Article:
Review: Sony VPL-HW55ES Home Theater Projector

SONY VPL-HW55ES SPECIAL FEATURES

REALITY CREATION

Reality Creation is the most impressive of any of the “dynamic detail enhancement” features I have encountered.  Essentially, Sony’s Reality Creation looks closely at many aspects of the image, frame by frame, and enhances the image as it sees best.  It’s probably the smartest of programs designed to increase the perceived details, crispness and pop of the image.  Since they all work very different, don’t think of all “dynamic detail enhancement”  solutions out there as working the same way.

For example, Reality Creation apparently treats different subjects differently.  Just as red-eye reduction on a camera knows it’s looking at eyes, Reality Creation knows when the image contains a face, and will process that differently than when processing something else, like a building.

The bottom line is that Reality Creation used in moderation (setting 20 is a great place to start), you will see an image that visibly looks sharper than with it turned off.  For less cinematic situations, I find 50 makes a dramatic difference, but I’ve only really used that for sports.  I would find the 50 (out of 100) setting to be high enough that I’d find some objections if I used it on a movie such as The Hunger Games.  But then, I’m supposed to be critical, the average LCDTV owner, I’m sure would be fine with it.

I consider Reality Creation a major feature on this Sony, and impressive enough that despite the VPL-HW55 being a 3 panel device (so there’s never perfect conversion), most people will think the image is as sharp or sharper than a very good single chip (panel) DLP projector.  Lastly, although they all work differently, I find Reality Creation to be more effective than JVC’s E-shift, or Epson’s Super-Resolution.

Panel Alignment

Sony’s panel alignment program works brilliantly.  Best I’ve seen so far.  This Sony with panel alignment turned off was well off on horizontal lines, with blue below and red slightly above the green.  Shifting left to right, was better, but standing close, you could again see the color fringing.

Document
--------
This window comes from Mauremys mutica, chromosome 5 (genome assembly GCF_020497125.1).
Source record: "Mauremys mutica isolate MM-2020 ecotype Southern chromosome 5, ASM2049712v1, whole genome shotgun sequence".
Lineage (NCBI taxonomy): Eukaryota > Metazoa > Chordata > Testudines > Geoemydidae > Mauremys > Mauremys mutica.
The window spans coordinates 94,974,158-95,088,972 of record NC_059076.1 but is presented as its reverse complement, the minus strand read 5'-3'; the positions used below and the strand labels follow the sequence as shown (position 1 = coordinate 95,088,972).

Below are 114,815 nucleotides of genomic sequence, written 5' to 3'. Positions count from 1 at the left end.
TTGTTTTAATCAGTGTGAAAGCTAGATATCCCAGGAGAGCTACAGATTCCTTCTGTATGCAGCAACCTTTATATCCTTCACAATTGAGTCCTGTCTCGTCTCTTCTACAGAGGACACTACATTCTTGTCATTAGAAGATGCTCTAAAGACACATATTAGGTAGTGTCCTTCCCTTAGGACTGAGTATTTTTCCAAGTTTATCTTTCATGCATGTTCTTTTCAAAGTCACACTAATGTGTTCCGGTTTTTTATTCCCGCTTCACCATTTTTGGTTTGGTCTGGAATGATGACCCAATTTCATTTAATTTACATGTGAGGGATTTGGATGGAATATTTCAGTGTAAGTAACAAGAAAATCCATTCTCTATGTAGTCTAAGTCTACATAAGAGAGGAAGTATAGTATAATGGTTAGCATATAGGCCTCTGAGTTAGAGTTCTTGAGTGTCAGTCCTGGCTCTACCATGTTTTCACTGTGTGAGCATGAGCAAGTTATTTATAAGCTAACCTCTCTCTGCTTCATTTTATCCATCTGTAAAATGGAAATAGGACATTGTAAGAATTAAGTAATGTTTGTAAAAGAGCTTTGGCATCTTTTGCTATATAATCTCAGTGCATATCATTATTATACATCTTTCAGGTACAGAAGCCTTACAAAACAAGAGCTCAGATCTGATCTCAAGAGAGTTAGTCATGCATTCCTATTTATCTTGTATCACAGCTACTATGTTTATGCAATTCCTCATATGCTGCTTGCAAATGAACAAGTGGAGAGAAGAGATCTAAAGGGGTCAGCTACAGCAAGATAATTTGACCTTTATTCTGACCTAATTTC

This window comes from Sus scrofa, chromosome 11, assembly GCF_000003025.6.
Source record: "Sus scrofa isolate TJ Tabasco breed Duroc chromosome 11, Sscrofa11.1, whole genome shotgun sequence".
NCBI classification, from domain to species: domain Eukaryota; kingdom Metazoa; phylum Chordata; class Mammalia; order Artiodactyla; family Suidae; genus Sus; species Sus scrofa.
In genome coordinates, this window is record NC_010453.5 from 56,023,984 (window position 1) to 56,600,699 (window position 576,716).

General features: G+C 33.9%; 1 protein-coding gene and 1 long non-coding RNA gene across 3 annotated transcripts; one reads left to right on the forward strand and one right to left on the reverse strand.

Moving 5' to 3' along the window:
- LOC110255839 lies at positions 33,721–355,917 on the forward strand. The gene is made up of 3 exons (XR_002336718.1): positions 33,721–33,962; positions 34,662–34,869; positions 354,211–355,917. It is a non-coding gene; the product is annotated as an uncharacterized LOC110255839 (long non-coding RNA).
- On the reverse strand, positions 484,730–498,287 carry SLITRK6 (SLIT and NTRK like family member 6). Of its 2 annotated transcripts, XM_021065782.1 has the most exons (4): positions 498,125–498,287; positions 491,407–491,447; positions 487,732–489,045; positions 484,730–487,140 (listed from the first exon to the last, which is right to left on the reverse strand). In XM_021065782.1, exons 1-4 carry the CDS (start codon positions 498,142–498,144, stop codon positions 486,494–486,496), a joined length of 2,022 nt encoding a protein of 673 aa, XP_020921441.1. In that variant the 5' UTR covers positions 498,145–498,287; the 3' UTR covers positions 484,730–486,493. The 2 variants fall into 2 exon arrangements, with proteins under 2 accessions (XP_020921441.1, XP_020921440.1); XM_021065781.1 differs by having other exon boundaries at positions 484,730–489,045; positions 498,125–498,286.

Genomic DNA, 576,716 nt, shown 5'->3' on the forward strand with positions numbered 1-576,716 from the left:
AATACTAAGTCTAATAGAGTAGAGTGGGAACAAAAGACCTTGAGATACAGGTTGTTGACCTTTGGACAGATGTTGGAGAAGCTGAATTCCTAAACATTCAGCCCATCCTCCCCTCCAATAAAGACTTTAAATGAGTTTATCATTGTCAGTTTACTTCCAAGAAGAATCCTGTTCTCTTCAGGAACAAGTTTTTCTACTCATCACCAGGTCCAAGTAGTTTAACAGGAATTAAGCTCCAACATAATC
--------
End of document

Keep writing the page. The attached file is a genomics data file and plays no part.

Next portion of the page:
After using the panel alignment, as you can see in the image above, there’s almost no trace of colors being unaligned!  Really nicely done!

3D Performance

3D on this Sony VPL-HW55ES is especially good, for a 3 panel device.  Crosstalk is minor, varying depending on content (some content has crosstalk already in it), and the “brightness” setting on the projector’s menus for the 3D glasses.  The brighter the picture, the more crosstalk, so you have the option of dialing in the best compromise between brightness and lack of cross-talk.

In 3D the projector is reasonably bright, keeping in mind that 3D is not going to be more than about 40% and likely closer to 30% as bright as 2D.  As is therefore usual, you want as much starting brightness as possible.  This, by the way, gives Sony a real advantage over the competing JVC projectors if you are a fan of 3D as I am.   The JVC’s simply aren’t as bright.  We haven’t gotten in the new JVCs yet – they are supposed to be slightly brighter than last year’s models , but overall those projectors have never been as bright as this Sony, which by our conservative measuring (we don’t measure absolute brightest, but brightest with a good watchable picture).